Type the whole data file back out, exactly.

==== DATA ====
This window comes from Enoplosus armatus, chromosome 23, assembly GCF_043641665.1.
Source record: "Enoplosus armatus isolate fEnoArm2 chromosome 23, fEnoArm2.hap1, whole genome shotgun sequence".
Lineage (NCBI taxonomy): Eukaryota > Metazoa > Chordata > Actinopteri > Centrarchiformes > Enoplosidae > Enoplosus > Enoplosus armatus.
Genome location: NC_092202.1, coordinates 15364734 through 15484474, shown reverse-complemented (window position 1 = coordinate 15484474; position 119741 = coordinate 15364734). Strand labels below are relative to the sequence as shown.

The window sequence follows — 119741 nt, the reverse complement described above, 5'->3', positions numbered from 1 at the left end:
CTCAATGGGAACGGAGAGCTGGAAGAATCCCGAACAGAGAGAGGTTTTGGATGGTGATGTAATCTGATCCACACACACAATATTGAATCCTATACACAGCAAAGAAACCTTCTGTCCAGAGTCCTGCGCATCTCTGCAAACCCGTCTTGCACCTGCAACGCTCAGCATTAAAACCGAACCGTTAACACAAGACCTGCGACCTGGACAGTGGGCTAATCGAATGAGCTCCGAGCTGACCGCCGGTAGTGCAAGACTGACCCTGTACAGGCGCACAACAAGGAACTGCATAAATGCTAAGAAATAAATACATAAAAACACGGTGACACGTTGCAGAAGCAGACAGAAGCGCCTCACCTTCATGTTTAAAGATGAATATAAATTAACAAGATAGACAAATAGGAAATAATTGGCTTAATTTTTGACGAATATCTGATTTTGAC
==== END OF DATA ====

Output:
This window comes from Enoplosus armatus, chromosome 23, assembly GCF_043641665.1.
Source record: "Enoplosus armatus isolate fEnoArm2 chromosome 23, fEnoArm2.hap1, whole genome shotgun sequence".
Lineage (NCBI taxonomy): Eukaryota > Metazoa > Chordata > Actinopteri > Centrarchiformes > Enoplosidae > Enoplosus > Enoplosus armatus.
Genome location: NC_092202.1, coordinates 15364734 through 15484474, shown reverse-complemented (window position 1 = coordinate 15484474; position 119741 = coordinate 15364734). Strand labels below are relative to the sequence as shown.

The window sequence follows — 119741 nt, the reverse complement described above, 5'->3', positions numbered from 1 at the left end:
CTCAATGGGAACGGAGAGCTGGAAGAATCCCGAACAGAGAGAGGTTTTGGATGGTGATGTAATCTGATCCACACACACAATATTGAATCCTATACACAGCAAAGAAACCTTCTGTCCAGAGTCCTGCGCATCTCTGCAAACCCGTCTTGCACCTGCAACGCTCAGCATTAAAACCGAACCGTTAACACAAGACCTGCGACCTGGACAGTGGGCTAATCGAATGAGCTCCGAGCTGACCGCCGGTAGTGCAAGACTGACCCTGTACAGGCGCACAACAAGGAACTGCATAAATGCTAAGAAATAAATACATAAAAACACGGTGACACGTTGCAGAAGCAGACAGAAGCGCCTCACCTTCATGTTTAAAGATGAATATAAATTAACAAGATAGACAAATAGGAAATAATTGGCTTAATTTTTGACGAATATCTGATTTTGAC